Asher: We Need To Get Past "Integrity Tax"

Gaming companies such as William Hill want to partner with sports leagues but need something in return

Ferrall On The Bench
May 15, 2018 - 9:47 am

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The Supreme Court struck down a 1992 federal ban that prohibited sports betting in almost every U.S. state Monday, and William Hill CEO Joe Asher saw it coming.

“It’s not a big surprise,” Asher said on Ferrall on the Bench. “If you were in the court room in December, certainly you left feeling pretty good about it. Obviously it was terrific to see the result. There’s a little bit of, ‘I’m the dog chasing the car, I caught the car – now what?’ We got a lot of work to do to get ready.”

William Hill is one of the largest betting and gaming companies in the world. It is in the process of bringing sports betting to, for example, Monmouth Park in New Jersey. 

“From an operational perspective, we’ll be ready to go pretty quickly, but obviously we got to sort through the legal and regulatory aspects of it,” Asher said. “We’re going to get ready to go and get ready to open up as soon as responsibly possible. But the taxpayers of New Jersey have invested over $8 million in legal fees pursuing this case, and I think they rightly deserve a chance to reap some of the benefits of that effort as soon we can responsibly do it.”

Asher is open to giving sports leagues a piece of the upcoming action, but that depends on what the leagues offer in return. The NBA’s proposed integrity fee – Adam Silver wants sports books to give the league one percent of money wagered – won’t happen out of charity.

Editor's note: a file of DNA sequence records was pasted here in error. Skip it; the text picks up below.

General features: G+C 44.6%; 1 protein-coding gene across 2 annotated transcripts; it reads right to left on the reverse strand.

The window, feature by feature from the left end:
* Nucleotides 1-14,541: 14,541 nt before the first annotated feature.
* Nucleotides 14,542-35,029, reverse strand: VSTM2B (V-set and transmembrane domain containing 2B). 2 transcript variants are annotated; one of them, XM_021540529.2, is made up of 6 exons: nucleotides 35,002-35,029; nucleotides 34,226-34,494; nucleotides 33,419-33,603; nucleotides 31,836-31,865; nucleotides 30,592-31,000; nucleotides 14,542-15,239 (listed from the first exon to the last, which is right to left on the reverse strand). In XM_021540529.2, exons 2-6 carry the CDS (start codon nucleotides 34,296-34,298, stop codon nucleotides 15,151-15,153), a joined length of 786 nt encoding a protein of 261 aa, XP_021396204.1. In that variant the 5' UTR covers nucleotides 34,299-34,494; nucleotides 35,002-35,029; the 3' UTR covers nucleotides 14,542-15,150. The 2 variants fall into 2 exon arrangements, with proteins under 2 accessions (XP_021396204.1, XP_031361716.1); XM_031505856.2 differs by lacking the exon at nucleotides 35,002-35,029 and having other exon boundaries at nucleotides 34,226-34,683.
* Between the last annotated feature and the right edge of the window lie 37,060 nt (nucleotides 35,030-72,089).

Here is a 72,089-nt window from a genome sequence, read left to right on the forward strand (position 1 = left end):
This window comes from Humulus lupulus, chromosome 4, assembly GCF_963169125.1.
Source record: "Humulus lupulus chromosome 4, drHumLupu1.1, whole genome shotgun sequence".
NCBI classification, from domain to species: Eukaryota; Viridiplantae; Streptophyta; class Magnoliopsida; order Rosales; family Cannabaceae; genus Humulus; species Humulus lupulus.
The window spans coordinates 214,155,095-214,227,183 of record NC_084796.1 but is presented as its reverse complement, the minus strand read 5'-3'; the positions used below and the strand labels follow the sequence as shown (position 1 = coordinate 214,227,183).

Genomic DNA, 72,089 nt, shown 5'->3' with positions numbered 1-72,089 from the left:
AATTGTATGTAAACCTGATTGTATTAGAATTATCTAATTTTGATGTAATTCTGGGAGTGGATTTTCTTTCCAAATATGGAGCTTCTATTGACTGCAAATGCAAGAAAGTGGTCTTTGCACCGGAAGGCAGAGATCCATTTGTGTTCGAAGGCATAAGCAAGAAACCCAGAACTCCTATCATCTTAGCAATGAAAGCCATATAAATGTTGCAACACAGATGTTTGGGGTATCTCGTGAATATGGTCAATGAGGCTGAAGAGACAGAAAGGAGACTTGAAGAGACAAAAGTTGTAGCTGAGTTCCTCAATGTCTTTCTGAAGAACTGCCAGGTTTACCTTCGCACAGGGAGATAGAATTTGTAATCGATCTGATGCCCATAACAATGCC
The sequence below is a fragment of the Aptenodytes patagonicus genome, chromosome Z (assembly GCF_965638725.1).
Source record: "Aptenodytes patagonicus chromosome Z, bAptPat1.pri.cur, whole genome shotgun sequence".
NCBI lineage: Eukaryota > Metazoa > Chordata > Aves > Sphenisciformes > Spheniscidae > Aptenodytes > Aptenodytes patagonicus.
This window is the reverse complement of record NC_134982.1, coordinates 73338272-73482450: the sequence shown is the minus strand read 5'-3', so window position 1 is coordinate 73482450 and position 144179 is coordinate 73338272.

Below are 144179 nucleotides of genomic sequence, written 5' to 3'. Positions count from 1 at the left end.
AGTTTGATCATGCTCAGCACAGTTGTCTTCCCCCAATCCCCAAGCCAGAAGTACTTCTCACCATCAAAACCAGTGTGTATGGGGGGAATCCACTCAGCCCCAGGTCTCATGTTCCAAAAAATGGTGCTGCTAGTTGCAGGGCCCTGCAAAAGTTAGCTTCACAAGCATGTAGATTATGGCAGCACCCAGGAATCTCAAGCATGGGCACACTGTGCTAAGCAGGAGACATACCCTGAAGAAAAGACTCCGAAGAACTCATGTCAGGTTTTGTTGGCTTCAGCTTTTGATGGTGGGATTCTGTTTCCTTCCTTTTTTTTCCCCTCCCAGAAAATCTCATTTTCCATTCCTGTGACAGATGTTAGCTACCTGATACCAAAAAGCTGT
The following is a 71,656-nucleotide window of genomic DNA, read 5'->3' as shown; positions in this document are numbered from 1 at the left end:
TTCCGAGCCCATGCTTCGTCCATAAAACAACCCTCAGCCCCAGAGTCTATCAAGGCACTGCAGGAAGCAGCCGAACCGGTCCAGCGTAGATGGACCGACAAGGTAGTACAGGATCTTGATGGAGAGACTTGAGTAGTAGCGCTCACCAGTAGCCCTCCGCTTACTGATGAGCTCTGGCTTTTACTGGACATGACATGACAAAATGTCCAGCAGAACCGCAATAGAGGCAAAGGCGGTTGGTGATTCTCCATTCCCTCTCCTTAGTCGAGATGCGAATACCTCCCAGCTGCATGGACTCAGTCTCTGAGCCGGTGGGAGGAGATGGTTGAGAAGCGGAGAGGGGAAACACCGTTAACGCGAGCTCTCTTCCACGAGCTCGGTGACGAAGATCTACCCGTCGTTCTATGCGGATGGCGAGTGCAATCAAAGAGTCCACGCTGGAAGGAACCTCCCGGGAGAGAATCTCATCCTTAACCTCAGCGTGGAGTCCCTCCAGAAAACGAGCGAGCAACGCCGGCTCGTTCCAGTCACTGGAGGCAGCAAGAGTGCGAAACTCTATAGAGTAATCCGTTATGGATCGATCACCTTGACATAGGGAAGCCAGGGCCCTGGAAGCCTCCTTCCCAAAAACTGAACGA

“It depends what they’re going to offer in return,” Asher said. “We look forward to having really good relationships with the league and with team owners, but obviously we got to get past this issue of the integrity tax. But look, we’re very much interested in commercial agreements with the league where we give them money and we get something in return. There’s got to be a give-and-take on both sides. 

“We will spend a lot of money with the league and their teams in the coming years for sure,” Asher continued. “Their customers are our customers. And so, there are plenty of commercial agreements to be done, whether it’s around data, whether it’s around streaming rights, whether it’s around sponsorships. There’s money in this, of course, for the college teams, for the professional teams. But it’s got to be a give on both sides.”